and only later start 
looking vastly different 
(well that was a hunch 
anyway), and some 
people blame circumstance
 for everything, and others 
blame environment, 
while others say fate.
I never got any of that 
straight so I just let it go;
because, no matter what 
else, sometimes it all 
comes so simply and 
leaves everything else 
behind because of 
its grand simplicity,
while other times 
everything's as difficult 
as hell and you just 
can't do anything about
it anyway. Then I thought
to myself that sucker, 
that fireman, could die 
in a city blaze tomorrow 
and everything would be
for naught anyway, and it 
was all like some fervid
zen koan ringing in my 
modern-day ears   -  like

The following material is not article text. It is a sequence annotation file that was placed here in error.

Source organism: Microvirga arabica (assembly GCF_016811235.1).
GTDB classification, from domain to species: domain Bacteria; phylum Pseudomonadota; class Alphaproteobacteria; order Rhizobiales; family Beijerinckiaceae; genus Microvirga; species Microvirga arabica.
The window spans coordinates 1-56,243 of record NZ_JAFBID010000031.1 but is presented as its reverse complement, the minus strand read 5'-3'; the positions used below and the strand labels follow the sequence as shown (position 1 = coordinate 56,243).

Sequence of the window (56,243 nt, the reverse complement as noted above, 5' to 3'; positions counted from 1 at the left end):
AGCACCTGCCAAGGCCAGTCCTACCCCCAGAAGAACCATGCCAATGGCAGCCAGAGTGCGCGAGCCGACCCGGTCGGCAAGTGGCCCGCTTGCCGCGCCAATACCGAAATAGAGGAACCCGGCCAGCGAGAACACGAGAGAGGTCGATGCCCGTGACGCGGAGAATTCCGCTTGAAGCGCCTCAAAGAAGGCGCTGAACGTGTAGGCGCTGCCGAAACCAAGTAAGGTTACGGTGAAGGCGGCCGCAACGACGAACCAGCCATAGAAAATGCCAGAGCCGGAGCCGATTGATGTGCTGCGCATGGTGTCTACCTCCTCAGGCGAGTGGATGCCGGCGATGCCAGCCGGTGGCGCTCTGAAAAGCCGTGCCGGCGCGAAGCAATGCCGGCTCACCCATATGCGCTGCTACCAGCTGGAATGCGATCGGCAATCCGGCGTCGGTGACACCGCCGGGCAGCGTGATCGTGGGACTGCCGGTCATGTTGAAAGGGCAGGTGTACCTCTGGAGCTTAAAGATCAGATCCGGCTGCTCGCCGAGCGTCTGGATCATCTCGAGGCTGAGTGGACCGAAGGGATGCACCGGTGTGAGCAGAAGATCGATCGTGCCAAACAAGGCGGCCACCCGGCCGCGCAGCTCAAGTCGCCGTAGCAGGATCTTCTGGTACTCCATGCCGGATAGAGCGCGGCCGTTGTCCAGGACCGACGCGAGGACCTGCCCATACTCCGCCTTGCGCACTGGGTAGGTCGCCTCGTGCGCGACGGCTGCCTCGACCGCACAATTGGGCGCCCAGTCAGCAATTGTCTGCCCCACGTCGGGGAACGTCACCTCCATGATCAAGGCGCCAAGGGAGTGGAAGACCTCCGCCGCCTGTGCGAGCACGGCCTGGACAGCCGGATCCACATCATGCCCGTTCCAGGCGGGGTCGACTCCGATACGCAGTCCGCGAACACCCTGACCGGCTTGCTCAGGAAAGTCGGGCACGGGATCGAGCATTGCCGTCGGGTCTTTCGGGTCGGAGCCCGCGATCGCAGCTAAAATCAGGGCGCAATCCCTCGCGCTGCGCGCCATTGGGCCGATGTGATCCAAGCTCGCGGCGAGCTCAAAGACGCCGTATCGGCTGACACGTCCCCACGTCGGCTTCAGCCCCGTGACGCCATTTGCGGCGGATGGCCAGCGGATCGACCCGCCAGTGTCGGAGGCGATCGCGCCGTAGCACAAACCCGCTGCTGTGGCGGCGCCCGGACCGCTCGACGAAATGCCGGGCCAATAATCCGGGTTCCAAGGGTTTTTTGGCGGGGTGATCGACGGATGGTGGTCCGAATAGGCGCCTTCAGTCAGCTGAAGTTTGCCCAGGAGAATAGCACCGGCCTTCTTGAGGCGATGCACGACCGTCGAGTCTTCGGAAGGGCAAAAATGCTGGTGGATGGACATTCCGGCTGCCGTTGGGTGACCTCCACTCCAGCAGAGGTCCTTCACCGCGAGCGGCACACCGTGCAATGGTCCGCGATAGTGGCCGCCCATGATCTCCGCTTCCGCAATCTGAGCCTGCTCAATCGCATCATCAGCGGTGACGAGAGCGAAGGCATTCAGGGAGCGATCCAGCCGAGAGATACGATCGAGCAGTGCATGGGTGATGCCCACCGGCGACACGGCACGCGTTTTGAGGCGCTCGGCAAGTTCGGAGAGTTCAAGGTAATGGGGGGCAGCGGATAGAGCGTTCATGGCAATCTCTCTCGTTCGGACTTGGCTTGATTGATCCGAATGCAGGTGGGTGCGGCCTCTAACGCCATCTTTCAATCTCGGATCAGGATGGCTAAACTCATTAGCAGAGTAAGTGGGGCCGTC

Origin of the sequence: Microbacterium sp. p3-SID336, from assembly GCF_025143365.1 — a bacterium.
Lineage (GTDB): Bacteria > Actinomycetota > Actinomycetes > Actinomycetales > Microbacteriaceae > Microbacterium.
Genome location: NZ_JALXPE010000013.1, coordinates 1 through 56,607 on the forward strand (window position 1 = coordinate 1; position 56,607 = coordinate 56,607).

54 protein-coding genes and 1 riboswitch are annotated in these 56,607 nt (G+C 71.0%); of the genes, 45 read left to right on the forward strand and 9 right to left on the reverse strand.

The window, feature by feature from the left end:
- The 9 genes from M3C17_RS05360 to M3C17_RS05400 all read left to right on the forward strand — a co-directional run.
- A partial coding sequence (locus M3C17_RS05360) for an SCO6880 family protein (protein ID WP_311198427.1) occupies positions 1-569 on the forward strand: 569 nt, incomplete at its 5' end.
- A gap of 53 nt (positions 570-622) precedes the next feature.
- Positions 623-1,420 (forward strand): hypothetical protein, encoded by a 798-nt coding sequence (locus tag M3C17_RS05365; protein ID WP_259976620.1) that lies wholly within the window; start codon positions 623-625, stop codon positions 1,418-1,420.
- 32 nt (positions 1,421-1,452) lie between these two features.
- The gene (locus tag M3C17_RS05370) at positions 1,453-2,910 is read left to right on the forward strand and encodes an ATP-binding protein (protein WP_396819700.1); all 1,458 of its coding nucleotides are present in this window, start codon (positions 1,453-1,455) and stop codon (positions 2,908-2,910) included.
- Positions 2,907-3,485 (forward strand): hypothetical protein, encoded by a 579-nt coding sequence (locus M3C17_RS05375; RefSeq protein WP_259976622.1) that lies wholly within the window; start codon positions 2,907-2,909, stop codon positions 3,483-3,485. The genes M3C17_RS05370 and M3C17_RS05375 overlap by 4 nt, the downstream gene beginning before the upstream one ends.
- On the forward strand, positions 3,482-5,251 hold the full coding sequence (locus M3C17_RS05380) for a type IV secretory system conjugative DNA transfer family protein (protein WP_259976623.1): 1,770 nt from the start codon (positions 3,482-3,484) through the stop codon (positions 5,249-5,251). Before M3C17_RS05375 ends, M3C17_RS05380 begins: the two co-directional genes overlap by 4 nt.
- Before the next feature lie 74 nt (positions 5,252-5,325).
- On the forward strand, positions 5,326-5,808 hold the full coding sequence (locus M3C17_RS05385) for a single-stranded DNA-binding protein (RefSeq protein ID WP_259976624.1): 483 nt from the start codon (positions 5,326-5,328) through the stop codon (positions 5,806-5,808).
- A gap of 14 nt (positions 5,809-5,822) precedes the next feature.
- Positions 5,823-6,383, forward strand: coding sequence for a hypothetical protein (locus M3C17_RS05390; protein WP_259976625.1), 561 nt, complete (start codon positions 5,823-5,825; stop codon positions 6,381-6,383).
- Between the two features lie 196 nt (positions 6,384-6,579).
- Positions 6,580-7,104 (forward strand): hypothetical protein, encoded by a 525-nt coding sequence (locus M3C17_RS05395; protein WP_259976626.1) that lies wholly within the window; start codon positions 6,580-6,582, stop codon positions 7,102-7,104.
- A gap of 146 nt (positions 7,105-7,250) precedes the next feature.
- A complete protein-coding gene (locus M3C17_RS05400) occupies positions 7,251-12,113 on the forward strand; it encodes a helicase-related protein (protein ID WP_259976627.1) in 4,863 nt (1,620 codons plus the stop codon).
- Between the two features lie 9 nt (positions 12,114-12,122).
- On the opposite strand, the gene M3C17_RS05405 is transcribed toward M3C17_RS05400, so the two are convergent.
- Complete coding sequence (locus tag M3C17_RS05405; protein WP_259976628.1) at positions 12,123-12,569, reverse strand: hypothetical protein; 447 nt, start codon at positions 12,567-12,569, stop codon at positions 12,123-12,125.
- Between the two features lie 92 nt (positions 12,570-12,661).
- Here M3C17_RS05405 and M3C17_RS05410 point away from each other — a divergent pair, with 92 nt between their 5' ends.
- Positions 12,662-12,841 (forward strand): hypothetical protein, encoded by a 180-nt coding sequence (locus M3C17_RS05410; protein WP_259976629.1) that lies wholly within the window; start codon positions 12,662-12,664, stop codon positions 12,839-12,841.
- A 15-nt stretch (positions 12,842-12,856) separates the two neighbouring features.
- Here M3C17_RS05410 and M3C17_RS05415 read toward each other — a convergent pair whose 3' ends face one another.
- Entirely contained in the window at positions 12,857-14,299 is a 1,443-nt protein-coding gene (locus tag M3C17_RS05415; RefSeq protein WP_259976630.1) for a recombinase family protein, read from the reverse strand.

'why did the cookie cross 
the road?', and the answer 
is 'it had no ears.' Just as 
simple and paradoxical 
as that. And another one 
'what did the zen Buddhist
 say to the hot dog vendor?' 
and the answer is 'make me 
one with everything'. Both 
of them made me smile, 
(that enlightened smile 
seldom seen), and I 
realized how fateful - 
no matter what - everything 
really i,s and how one 
moment anyone could 
be laughing at themselves 
while the very next hour 
they could be drooling 
on a metal cot shot in 
the head over a parking 
spot. And that's the hand 
that the city plays up  -  
one minute to the next 
you're double-crossed 
and just as dead  :  and 
bang your head and 
you ARE the missing 
link and so what of it.
And since it was Chinatown, 
and I needed to pee, I 
thought of my friend, 
Ed, who, in such situations, 
would always say he had 
to 'drain the dragon.'